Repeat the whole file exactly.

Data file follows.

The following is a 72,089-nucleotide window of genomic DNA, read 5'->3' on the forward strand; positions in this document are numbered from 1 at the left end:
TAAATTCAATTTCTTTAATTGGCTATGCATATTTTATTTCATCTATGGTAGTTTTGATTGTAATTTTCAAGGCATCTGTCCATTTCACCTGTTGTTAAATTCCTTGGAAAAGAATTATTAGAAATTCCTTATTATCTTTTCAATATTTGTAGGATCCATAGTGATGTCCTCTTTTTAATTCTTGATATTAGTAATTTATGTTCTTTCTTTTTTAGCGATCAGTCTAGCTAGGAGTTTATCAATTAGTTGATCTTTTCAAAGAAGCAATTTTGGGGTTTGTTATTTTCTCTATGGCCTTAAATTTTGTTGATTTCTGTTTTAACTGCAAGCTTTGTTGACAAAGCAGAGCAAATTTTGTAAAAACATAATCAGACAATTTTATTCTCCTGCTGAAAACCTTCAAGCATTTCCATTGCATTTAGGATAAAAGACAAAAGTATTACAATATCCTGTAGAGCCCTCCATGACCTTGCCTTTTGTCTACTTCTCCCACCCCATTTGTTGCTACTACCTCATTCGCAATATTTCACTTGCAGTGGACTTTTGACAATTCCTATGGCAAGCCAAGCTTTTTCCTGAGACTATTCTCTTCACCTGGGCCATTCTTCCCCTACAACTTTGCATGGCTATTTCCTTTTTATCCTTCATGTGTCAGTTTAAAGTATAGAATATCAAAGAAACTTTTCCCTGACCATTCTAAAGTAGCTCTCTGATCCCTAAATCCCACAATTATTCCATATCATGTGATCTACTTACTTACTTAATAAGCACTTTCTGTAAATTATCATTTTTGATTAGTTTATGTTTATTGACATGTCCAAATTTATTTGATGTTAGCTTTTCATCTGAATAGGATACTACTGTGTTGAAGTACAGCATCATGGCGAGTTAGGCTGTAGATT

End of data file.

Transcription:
The following is a 72,089-nucleotide window of genomic DNA, read 5'->3' on the forward strand; positions in this document are numbered from 1 at the left end:
TAAATTCAATTTCTTTAATTGGCTATGCATATTTTATTTCATCTATGGTAGTTTTGATTGTAATTTTCAAGGCATCTGTCCATTTCACCTGTTGTTAAATTCCTTGGAAAAGAATTATTAGAAATTCCTTATTATCTTTTCAATATTTGTAGGATCCATAGTGATGTCCTCTTTTTAATTCTTGATATTAGTAATTTATGTTCTTTCTTTTTTAGCGATCAGTCTAGCTAGGAGTTTATCAATTAGTTGATCTTTTCAAAGAAGCAATTTTGGGGTTTGTTATTTTCTCTATGGCCTTAAATTTTGTTGATTTCTGTTTTAACTGCAAGCTTTGTTGACAAAGCAGAGCAAATTTTGTAAAAACATAATCAGACAATTTTATTCTCCTGCTGAAAACCTTCAAGCATTTCCATTGCATTTAGGATAAAAGACAAAAGTATTACAATATCCTGTAGAGCCCTCCATGACCTTGCCTTTTGTCTACTTCTCCCACCCCATTTGTTGCTACTACCTCATTCGCAATATTTCACTTGCAGTGGACTTTTGACAATTCCTATGGCAAGCCAAGCTTTTTCCTGAGACTATTCTCTTCACCTGGGCCATTCTTCCCCTACAACTTTGCATGGCTATTTCCTTTTTATCCTTCATGTGTCAGTTTAAAGTATAGAATATCAAAGAAACTTTTCCCTGACCATTCTAAAGTAGCTCTCTGATCCCTAAATCCCACAATTATTCCATATCATGTGATCTACTTACTTACTTAATAAGCACTTTCTGTAAATTATCATTTTTGATTAGTTTATGTTTATTGACATGTCCAAATTTATTTGATGTTAGCTTTTCATCTGAATAGGATACTACTGTGTTGAAGTACAGCATCATGGCGAGTTAGGCTGTAGATT